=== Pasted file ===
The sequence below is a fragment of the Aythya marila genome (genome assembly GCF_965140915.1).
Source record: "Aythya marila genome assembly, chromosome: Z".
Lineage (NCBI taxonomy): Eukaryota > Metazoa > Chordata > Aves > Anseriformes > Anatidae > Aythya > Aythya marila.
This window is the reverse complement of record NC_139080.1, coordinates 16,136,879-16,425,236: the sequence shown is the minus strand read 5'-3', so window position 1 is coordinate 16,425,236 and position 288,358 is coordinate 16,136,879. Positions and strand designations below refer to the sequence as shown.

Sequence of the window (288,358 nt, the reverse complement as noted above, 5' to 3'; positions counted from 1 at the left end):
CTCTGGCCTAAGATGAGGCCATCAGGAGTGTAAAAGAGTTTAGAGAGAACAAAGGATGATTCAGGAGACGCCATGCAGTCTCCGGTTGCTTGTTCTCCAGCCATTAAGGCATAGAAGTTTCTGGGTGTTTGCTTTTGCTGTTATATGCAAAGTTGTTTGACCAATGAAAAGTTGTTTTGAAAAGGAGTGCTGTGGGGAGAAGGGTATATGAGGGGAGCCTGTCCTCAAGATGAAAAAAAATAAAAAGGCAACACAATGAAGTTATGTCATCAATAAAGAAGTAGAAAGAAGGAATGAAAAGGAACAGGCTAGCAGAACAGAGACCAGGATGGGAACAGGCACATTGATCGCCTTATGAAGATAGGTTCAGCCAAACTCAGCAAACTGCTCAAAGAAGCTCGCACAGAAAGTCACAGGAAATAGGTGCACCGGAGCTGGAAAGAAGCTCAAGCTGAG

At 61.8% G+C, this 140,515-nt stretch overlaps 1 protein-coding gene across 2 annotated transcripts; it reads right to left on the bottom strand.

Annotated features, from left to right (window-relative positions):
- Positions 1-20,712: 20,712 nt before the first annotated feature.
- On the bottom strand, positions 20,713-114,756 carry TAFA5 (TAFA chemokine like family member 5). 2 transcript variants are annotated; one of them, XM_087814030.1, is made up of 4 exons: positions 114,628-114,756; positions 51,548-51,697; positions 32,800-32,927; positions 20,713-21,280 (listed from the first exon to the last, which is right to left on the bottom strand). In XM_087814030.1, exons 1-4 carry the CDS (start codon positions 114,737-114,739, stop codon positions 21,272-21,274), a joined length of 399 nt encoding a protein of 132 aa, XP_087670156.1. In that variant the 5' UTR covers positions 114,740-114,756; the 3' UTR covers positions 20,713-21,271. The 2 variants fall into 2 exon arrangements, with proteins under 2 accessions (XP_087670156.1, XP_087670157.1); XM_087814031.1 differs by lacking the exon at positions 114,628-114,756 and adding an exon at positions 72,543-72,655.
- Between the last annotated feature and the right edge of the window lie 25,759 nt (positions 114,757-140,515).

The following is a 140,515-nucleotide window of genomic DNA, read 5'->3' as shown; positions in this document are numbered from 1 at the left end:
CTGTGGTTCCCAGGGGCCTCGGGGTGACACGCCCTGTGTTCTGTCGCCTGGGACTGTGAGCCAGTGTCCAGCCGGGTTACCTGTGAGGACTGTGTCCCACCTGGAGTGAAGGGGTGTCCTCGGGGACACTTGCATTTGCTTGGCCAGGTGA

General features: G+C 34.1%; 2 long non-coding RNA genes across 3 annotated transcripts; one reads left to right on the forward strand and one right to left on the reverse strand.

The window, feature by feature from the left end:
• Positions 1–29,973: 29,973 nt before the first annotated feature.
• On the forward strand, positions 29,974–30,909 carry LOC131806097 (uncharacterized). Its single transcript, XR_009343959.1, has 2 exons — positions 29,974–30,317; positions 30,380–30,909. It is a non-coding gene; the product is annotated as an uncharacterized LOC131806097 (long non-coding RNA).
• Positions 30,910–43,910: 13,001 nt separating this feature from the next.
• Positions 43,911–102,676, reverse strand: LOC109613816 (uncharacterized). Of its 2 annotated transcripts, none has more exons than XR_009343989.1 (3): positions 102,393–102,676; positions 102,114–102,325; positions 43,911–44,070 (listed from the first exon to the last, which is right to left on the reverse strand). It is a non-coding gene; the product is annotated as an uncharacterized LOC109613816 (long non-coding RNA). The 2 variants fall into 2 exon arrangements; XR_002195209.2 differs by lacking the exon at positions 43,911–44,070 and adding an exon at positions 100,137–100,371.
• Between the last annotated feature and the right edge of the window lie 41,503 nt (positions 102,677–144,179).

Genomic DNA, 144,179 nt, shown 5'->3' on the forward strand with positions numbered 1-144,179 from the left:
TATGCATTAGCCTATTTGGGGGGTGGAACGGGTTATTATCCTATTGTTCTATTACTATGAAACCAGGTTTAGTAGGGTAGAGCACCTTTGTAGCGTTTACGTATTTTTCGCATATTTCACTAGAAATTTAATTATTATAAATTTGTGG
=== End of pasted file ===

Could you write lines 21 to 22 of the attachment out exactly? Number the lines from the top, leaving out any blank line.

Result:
Genomic DNA, 144,179 nt, shown 5'->3' on the forward strand with positions numbered 1-144,179 from the left:
TATGCATTAGCCTATTTGGGGGGTGGAACGGGTTATTATCCTATTGTTCTATTACTATGAAACCAGGTTTAGTAGGGTAGAGCACCTTTGTAGCGTTTACGTATTTTTCGCATATTTCACTAGAAATTTAATTATTATAAATTTGTGG